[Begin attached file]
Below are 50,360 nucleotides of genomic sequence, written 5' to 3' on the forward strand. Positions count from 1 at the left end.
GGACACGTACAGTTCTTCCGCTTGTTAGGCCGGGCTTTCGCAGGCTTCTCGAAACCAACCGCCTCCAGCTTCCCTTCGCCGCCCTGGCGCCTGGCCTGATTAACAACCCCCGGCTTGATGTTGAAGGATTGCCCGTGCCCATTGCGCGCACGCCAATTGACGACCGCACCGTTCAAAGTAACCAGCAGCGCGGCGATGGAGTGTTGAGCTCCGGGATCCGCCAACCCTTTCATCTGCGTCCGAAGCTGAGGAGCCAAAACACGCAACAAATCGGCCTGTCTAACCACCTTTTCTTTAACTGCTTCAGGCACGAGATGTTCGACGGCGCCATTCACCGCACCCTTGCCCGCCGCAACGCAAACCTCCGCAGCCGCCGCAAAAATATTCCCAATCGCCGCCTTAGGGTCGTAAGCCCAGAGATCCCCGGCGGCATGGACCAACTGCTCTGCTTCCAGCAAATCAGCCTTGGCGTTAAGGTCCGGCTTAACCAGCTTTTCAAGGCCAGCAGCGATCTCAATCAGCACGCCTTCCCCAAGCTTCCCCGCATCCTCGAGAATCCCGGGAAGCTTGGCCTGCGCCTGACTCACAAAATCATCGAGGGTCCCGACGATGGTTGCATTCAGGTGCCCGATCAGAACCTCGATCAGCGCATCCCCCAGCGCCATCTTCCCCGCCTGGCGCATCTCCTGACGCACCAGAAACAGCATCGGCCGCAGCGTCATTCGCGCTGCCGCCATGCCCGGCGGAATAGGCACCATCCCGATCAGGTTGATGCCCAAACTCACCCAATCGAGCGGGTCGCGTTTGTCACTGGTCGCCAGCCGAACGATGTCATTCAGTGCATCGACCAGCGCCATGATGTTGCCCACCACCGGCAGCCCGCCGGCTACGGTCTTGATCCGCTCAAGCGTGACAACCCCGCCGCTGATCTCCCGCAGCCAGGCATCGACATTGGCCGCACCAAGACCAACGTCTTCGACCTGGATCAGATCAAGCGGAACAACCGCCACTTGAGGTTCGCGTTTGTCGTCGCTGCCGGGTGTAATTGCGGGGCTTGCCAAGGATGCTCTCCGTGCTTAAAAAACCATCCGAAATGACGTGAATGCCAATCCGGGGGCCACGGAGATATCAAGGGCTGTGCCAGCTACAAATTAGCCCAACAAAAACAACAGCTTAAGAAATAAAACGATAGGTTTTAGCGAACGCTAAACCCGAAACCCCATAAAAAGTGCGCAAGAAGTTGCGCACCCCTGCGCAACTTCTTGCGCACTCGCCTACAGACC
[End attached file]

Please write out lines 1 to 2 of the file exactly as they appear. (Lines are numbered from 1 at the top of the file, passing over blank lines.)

Below are 50,360 nucleotides of genomic sequence, written 5' to 3' on the forward strand. Positions count from 1 at the left end.
GGACACGTACAGTTCTTCCGCTTGTTAGGCCGGGCTTTCGCAGGCTTCTCGAAACCAACCGCCTCCAGCTTCCCTTCGCCGCCCTGGCGCCTGGCCTGATTAACAACCCCCGGCTTGATGTTGAAGGATTGCCCGTGCCCATTGCGCGCACGCCAATTGACGACCGCACCGTTCAAAGTAACCAGCAGCGCGGCGATGGAGTGTTGAGCTCCGGGATCCGCCAACCCTTTCATCTGCGTCCGAAGCTGAGGAGCCAAAACACGCAACAAATCGGCCTGTCTAACCACCTTTTCTTTAACTGCTTCAGGCACGAGATGTTCGACGGCGCCATTCACCGCACCCTTGCCCGCCGCAACGCAAACCTCCGCAGCCGCCGCAAAAATATTCCCAATCGCCGCCTTAGGGTCGTAAGCCCAGAGATCCCCGGCGGCATGGACCAACTGCTCTGCTTCCAGCAAATCAGCCTTGGCGTTAAGGTCCGGCTTAACCAGCTTTTCAAGGCCAGCAGCGATCTCAATCAGCACGCCTTCCCCAAGCTTCCCCGCATCCTCGAGAATCCCGGGAAGCTTGGCCTGCGCCTGACTCACAAAATCATCGAGGGTCCCGACGATGGTTGCATTCAGGTGCCCGATCAGAACCTCGATCAGCGCATCCCCCAGCGCCATCTTCCCCGCCTGGCGCATCTCCTGACGCACCAGAAACAGCATCGGCCGCAGCGTCATTCGCGCTGCCGCCATGCCCGGCGGAATAGGCACCATCCCGATCAGGTTGATGCCCAAACTCACCCAATCGAGCGGGTCGCGTTTGTCACTGGTCGCCAGCCGAACGATGTCATTCAGTGCATCGACCAGCGCCATGATGTTGCCCACCACCGGCAGCCCGCCGGCTACGGTCTTGATCCGCTCAAGCGTGACAACCCCGCCGCTGATCTCCCGCAGCCAGGCATCGACATTGGCCGCACCAAGACCAACGTCTTCGACCTGGATCAGATCAAGCGGAACAACCGCCACTTGAGGTTCGCGTTTGTCGTCGCTGCCGGGTGTAATTGCGGGGCTTGCCAAGGATGCTCTCCGTGCTTAAAAAACCATCCGAAATGACGTGAATGCCAATCCGGGGGCCACGGAGATATCAAGGGCTGTGCCAGCTACAAATTAGCCCAACAAAAACAACAGCTTAAGAAATAAAACGATAGGTTTTAGCGAACGCTAAACCCGAAACCCCATAAAAAGTGCGCAAGAAGTTGCGCACCCCTGCGCAACTTCTTGCGCACTCGCCTACAGACC